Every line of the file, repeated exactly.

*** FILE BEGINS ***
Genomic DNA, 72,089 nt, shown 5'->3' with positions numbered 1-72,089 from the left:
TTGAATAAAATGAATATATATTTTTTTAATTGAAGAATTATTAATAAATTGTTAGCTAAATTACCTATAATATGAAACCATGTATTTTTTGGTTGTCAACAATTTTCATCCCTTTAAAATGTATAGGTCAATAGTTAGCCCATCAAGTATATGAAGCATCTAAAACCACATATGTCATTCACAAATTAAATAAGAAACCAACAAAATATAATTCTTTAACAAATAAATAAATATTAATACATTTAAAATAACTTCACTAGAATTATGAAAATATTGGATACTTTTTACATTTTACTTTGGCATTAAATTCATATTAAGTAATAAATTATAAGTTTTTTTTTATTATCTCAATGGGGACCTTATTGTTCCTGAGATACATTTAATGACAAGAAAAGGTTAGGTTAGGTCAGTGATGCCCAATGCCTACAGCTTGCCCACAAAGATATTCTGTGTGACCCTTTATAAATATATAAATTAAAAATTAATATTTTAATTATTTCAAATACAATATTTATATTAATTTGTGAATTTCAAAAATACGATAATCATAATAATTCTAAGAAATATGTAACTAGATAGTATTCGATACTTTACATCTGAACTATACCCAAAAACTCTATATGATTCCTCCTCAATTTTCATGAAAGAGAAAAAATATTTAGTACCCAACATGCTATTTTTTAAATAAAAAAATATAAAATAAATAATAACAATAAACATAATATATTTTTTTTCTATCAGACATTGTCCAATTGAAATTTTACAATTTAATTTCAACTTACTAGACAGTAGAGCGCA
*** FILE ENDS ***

Genomic DNA, 72,089 nt, shown 5'->3' with positions numbered 1-72,089 from the left:
TTGAATAAAATGAATATATATTTTTTTAATTGAAGAATTATTAATAAATTGTTAGCTAAATTACCTATAATATGAAACCATGTATTTTTTGGTTGTCAACAATTTTCATCCCTTTAAAATGTATAGGTCAATAGTTAGCCCATCAAGTATATGAAGCATCTAAAACCACATATGTCATTCACAAATTAAATAAGAAACCAACAAAATATAATTCTTTAACAAATAAATAAATATTAATACATTTAAAATAACTTCACTAGAATTATGAAAATATTGGATACTTTTTACATTTTACTTTGGCATTAAATTCATATTAAGTAATAAATTATAAGTTTTTTTTTATTATCTCAATGGGGACCTTATTGTTCCTGAGATACATTTAATGACAAGAAAAGGTTAGGTTAGGTCAGTGATGCCCAATGCCTACAGCTTGCCCACAAAGATATTCTGTGTGACCCTTTATAAATATATAAATTAAAAATTAATATTTTAATTATTTCAAATACAATATTTATATTAATTTGTGAATTTCAAAAATACGATAATCATAATAATTCTAAGAAATATGTAACTAGATAGTATTCGATACTTTACATCTGAACTATACCCAAAAACTCTATATGATTCCTCCTCAATTTTCATGAAAGAGAAAAAATATTTAGTACCCAACATGCTATTTTTTAAATAAAAAAATATAAAATAAATAATAACAATAAACATAATATATTTTTTTTCTATCAGACATTGTCCAATTGAAATTTTACAATTTAATTTCAACTTACTAGACAGTAGAGCGCA